Here’s the platform:

  • Publicly funded elections, with small-donor contributions matched with public dollars to elevate the voices of everyday New Yorkers
  • Comprehensive campaign finance reform that limits big money and its influence over elections. Measures include closing the LLC loophole, lowering contribution limits for candidates and committees, and limiting transfers, while supporting the federal call to overturn Citizens United.
  • Modernization of voting to strengthen democracy through automatic registration, online registration and updating, and flexible voting opportunities, including early voting, to reduce the hurdles that prevent people from getting to the polls
  • Expansion and protection of voting rights by restoring the right to vote to some 40,000 New Yorkers currently on parole, investigating purges of voter rolls, and instituting support, training, and oversight by non-political, non-partisan boards of election
  • Meaningful ethics reform that restores faith in democracy. This entails eliminating pension benefits for convicted officials and creating a full-time legislature with strong conflict-of-interest rules, full disclosure of outside income, and bans on personal use of campaign funds.

In short, we’re demanding that voting be easy, that all votes count, and that politicians work for #allofus, not just the few.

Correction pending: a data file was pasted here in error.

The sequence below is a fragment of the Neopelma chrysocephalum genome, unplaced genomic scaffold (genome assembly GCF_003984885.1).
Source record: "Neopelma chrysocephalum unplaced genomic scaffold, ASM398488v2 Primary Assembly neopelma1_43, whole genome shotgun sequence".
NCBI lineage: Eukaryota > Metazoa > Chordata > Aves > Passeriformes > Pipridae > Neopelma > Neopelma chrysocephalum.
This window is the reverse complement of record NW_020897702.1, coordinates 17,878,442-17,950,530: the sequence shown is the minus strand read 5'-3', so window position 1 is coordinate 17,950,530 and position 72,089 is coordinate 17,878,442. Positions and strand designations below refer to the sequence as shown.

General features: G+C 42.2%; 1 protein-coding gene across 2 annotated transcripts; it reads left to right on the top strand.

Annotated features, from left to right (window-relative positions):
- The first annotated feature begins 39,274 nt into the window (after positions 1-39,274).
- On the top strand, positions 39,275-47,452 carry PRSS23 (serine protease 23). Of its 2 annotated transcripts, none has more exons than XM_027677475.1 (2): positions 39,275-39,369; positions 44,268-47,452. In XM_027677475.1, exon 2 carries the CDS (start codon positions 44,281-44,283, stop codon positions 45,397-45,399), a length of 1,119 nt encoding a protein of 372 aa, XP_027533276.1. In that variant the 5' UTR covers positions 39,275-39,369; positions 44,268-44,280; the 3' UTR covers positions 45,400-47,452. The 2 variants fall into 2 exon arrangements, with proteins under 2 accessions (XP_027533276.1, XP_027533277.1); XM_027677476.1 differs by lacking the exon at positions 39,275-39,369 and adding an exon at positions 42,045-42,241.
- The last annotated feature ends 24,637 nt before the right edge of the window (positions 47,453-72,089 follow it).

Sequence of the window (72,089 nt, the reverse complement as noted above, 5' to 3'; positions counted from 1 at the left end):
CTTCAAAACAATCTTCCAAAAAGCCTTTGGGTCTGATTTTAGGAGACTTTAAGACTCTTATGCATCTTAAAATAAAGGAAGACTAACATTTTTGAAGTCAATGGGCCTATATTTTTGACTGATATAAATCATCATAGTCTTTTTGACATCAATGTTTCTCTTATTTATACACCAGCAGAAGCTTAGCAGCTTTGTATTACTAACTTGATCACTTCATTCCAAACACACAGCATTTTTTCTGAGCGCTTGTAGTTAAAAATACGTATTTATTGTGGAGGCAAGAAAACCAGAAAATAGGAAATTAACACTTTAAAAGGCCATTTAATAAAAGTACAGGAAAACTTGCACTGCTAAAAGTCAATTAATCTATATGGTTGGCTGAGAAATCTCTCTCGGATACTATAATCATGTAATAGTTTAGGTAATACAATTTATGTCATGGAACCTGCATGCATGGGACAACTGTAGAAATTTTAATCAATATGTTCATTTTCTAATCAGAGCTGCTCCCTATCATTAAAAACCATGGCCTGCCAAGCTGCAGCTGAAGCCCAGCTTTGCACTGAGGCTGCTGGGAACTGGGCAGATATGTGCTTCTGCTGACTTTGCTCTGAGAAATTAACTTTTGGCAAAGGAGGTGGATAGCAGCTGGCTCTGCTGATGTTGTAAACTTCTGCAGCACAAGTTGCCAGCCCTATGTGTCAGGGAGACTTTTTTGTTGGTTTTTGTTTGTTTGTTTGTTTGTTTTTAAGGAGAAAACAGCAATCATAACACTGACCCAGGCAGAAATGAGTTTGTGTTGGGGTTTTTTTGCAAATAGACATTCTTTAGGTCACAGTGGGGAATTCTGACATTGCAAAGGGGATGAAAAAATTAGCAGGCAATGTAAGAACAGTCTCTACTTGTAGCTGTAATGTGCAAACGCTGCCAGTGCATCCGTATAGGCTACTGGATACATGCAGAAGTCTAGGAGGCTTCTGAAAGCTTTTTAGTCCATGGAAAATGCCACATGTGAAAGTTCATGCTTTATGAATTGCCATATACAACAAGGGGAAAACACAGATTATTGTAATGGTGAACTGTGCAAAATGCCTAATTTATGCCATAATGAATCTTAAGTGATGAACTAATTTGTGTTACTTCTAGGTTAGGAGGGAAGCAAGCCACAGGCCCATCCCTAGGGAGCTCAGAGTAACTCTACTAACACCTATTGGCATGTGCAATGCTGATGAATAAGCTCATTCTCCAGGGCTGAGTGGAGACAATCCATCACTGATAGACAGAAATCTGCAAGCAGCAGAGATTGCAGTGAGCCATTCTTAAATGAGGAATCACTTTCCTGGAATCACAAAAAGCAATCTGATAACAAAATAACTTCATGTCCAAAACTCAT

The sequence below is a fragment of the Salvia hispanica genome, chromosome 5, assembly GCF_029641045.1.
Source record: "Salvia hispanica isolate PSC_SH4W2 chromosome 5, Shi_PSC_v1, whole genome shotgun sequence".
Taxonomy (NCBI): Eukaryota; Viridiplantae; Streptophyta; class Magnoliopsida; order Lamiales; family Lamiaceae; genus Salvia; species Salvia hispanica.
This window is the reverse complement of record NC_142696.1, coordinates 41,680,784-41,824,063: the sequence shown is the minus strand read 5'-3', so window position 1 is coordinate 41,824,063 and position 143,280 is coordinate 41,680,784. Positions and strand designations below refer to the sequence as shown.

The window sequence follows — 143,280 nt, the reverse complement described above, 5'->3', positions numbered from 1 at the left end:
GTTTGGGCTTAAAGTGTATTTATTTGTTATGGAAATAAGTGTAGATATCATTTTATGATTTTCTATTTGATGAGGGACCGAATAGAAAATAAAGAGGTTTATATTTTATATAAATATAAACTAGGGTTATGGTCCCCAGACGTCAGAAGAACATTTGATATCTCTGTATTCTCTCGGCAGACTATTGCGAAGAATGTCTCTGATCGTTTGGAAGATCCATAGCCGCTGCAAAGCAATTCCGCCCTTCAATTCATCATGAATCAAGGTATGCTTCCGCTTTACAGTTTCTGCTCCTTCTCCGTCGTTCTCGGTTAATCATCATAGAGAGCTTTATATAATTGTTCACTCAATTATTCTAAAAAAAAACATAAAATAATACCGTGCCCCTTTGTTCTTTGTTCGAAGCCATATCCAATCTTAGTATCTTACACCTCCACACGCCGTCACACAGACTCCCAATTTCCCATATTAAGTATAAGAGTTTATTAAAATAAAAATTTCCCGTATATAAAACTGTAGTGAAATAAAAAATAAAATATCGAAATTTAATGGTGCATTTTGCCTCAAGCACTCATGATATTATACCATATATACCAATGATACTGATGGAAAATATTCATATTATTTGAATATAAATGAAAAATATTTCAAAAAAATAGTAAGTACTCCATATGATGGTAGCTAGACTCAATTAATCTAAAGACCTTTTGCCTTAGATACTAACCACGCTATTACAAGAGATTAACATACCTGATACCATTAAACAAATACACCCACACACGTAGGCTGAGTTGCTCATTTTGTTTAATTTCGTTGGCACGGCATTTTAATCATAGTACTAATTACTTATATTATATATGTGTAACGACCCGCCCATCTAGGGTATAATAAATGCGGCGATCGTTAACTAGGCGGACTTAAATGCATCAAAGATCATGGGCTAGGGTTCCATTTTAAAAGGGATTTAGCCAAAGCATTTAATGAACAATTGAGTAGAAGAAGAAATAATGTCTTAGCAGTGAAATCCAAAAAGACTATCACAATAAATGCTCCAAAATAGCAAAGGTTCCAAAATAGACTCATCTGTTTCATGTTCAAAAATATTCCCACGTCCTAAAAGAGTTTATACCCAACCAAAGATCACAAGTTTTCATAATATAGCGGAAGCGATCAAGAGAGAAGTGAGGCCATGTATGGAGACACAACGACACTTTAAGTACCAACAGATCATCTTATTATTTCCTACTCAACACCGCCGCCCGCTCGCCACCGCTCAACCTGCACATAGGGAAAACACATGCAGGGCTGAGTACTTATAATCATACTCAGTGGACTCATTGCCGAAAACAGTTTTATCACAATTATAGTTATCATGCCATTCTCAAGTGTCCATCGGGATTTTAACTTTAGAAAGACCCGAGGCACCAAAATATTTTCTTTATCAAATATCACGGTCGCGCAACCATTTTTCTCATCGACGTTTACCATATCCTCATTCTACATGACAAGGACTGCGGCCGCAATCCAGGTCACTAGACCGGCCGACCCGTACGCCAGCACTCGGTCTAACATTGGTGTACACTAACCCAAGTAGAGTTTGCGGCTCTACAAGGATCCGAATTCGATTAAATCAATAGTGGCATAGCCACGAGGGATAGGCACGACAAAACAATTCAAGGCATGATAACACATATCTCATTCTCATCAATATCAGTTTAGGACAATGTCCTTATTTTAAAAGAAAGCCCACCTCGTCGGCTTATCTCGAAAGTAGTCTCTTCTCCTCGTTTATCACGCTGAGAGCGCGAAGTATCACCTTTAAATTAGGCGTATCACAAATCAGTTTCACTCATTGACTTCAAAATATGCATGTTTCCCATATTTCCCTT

You can find out more about this effort (including the names of the huge and growing coalition) at DemandDemocracy.org. But here’s what you can do right away:

SIGN THE PETITION to #DemandDemocracy–then share!

ATTEND THE PRESS CONFERENCE in New York City this Thursday (TOMORROW):
WHAT:     NYC Kick-Off Press Event
WHEN:   Thursday, May 26, 11:00 AM
WHERE: Tweed Courthouse, 52 Chambers Street, NYC 10007

PARTICIPATE IN THE WEEK OF ACTION, June 6-13, with house parties, protests, rallies, forums, social media actions, and much more. Hit the streets! Watch the Demand Democracy website and Facebook for more information.

New York City has a housing emergency–and everyone knows it.

Record-high homelessness, vacancy decontrol, and scarce affordable housing units are only the most visible signs. According to the Citizen’s Budget Commission, one in five households in our city pays more than half its income in rent, with 94 percent of them low-income families. Over one million families struggle to grapple with stagnant wages and the rising cost of living.

Every June the affordability of over one million rent-regulated apartments is determined by nine individuals appointed to the New York City Rent Guidelines Board (RGB). The mandate of the RGB is to establish rent levels for one- and two-year leases that apply to all units subject to the city’s Rent Stabilization Law.